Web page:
Year Full of Bogs, Carousels and Boat-Rocking

Every year since 2007, a jury of Russian linguists, philosophers, writers and educators gathers together and votes for слова года (words of the year). These are words and phrases that were either coined this year or soared in frequency of use and that encapsulate the year's zeitgeist.

In 2012, the jury apparently decided that the Russian zeitgeist was feisty. The top word of the outgoing year was болотная (boggy), as in Болотная площадь (Bog Square) — the place of numerous oppositional rallies and the symbol of dissent.

No. 2 on the list was the foreign counterpart to Болотная — оккупай (occupy), which was promptly borrowed in Russia, both in word and deed. The rest of this eight-word category reflects the headlines of the year: панк-молебен (punk prayer); кощунницы (women blasphemers, that is, the Pussy Riot women) — a word once so rare a standard spell-checker still flags it; кривосудие (injustice system), based on the contrast between правда (truth, law) and кривда (falsehood, injustice); карусель and карусельщик (carousel voting, carousel voter); and митинг (demonstration).

One word on the list was the newly minted религархия (religarchy). It should be noted that a religarchy differs from a theocracy. In the former, the religious leaders play a strong role in the government. In the latter, the leaders are believed to be divinely guided. Let's just slide past that distinction.

Moving right along, the top expressions were all white, reflecting the white ribbons worn by opposition demonstrators: белый круг (white circle); белая лента (white ribbon); белая революция (white revolution); and of course, белоленточник (white ribbon wearer, that is, an opposition activist).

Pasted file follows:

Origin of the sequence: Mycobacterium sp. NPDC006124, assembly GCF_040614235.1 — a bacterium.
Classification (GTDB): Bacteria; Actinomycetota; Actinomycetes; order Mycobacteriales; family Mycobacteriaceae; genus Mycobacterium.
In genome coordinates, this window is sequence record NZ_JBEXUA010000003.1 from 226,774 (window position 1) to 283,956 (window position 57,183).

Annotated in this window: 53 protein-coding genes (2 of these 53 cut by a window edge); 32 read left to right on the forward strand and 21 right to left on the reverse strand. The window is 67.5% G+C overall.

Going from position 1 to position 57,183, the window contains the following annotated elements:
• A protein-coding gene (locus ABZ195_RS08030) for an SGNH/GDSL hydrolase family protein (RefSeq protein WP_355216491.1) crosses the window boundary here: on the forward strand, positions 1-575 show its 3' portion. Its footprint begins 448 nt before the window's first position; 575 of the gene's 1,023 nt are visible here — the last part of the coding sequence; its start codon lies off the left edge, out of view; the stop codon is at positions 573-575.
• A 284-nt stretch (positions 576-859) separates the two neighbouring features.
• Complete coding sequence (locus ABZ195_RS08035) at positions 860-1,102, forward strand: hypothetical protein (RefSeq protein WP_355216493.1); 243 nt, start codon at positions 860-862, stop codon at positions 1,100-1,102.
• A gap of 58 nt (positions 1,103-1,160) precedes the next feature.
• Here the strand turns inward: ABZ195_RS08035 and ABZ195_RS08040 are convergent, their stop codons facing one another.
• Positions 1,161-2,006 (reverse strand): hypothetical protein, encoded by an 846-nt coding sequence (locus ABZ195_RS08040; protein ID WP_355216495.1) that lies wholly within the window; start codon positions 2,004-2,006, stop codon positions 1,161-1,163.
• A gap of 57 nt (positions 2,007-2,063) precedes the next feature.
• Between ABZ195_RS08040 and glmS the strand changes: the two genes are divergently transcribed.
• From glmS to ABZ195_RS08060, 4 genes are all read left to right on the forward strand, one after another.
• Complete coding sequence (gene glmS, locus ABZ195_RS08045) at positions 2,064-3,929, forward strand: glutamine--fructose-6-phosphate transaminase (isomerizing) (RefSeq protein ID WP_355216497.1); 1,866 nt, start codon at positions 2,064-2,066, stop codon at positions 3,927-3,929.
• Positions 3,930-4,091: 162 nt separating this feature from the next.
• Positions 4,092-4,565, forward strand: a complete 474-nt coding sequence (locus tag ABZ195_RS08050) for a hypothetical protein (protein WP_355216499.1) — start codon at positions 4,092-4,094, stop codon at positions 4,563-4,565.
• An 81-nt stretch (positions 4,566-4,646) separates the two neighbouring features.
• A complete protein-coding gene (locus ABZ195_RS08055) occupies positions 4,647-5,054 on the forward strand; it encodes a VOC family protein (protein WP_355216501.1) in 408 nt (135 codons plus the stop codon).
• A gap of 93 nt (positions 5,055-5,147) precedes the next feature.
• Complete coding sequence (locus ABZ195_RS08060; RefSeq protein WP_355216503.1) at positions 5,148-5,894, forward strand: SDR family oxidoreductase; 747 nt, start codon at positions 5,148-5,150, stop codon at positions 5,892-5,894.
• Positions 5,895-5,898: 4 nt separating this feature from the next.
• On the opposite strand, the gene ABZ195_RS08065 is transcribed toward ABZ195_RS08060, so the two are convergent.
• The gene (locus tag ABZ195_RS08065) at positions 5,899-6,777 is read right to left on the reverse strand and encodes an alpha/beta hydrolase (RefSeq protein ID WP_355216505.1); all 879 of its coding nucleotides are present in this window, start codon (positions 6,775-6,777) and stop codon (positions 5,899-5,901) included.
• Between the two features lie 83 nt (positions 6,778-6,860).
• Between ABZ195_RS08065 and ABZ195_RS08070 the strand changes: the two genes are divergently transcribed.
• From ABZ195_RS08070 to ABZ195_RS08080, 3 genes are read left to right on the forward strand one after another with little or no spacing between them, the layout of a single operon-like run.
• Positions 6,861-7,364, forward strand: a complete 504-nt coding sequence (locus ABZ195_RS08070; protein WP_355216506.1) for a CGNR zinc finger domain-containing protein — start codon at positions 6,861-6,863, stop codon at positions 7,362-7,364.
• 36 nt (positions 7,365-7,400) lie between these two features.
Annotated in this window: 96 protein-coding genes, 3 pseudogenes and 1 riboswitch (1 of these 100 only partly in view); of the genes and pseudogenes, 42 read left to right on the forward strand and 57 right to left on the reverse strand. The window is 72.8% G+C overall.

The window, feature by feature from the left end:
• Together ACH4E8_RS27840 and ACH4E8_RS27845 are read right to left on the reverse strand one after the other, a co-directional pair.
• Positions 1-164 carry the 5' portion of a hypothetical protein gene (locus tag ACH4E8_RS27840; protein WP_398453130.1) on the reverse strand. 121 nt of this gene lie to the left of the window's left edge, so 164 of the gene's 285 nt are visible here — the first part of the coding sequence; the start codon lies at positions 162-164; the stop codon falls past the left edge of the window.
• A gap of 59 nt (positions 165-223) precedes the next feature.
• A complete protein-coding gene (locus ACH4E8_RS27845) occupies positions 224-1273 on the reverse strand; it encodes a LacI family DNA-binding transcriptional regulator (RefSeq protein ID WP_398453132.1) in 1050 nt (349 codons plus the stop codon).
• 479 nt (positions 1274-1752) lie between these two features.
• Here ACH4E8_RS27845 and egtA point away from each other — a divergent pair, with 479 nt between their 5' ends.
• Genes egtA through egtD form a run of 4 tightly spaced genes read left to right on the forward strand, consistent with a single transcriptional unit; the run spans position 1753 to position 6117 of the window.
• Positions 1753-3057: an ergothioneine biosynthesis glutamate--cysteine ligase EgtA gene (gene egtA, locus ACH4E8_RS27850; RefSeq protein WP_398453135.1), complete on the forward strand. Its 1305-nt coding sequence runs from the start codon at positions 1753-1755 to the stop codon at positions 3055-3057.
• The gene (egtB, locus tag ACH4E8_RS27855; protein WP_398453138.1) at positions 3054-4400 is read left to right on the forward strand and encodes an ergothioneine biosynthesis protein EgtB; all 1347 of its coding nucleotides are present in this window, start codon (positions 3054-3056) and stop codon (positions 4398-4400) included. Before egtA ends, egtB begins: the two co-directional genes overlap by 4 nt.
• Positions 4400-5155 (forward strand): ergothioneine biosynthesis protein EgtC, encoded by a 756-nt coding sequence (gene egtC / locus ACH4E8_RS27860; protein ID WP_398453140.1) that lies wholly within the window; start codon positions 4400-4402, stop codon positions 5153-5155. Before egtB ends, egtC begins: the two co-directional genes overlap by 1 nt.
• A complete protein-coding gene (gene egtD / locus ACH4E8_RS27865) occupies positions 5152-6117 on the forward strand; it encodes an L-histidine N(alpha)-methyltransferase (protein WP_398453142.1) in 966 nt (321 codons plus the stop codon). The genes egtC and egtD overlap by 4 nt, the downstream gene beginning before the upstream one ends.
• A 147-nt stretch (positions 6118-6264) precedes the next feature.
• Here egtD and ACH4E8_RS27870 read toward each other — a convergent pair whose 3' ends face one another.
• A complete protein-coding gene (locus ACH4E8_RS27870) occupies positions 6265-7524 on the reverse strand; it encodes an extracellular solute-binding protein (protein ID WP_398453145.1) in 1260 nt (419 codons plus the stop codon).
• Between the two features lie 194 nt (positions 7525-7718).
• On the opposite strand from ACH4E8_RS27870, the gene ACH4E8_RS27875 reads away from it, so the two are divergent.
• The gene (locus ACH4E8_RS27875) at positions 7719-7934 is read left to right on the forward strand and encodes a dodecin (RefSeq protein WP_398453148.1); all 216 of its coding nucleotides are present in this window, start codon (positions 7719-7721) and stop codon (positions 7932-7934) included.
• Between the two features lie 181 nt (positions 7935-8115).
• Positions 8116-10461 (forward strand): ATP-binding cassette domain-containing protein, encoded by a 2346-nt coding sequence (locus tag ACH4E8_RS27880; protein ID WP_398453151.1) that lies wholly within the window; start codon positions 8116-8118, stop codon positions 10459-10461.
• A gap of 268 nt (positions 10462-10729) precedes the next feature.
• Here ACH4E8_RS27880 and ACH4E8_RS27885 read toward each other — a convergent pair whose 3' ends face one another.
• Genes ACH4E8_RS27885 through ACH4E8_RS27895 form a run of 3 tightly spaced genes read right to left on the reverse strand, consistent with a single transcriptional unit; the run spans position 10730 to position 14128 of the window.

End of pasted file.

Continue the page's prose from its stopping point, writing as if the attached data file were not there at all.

Other top phrases included иностранный агент (foreign agent); креативный класс (creative class); список Магнитского (Magnitsky list); and конец света (end of the world), which may occur before anyone reads this if those folks selling end-of-the-world survival kits are right.

Lucky for us, the top phrase of the year was very anti-Mayan: Богородица, Путина прогони! (Mother of God, cast Putin out!) The category of phrases also included мы придём еще (we'll be back) and за честные выборы (for fair elections).

For some people, that may the end of the world.

The list of антиязык (anti-language, defined by the jury as false and propagandistic words and expressions) included оскорбление чувств верующих (offending the feelings of religious believers); ложные ценности агрессивного либерализма (false values of aggressive liberalism) and не раскачивайте лодку (don't rock the boat).

Am I the only one who heard that last phrase and immediately imagined President Vladimir Putin and Prime Minister Dmitry Medvedev dancing on the Kremlin walls, singing that song from "Guys and Dolls": "Sit down! Sit down! Sit down! Sit down, you're rocking the boat!"?

Get a grip on it, Berdy.

Finally, this year gave the Russian language and speakers some fine authorial neologisms. My favorite is молчевидец, a blend of очевидец (eyewitness) and молчание (silence) that means: someone who was an eyewitness to events but remains silent about what he has seen. But I also like разгуманитаривание — the dehumanitarization of society, торжество технократического цинизма (the victory of technocratic cynicism).

Oh, dear. Now I can't get the song out of my head. "For the people all said beware / You're on a heavenly trip. … And the devil will drag you under / By the fancy tie 'round your wicked throat /

Sit down, sit down, sit down, sit down /Sit down, you're rocking the boat!"

Michele A. Berdy, a Moscow-based translator and interpreter, is author of "The Russian Word's Worth" (Glas), a collection of her columns.

The views expressed in opinion pieces do not necessarily reflect the position of The Moscow Times.

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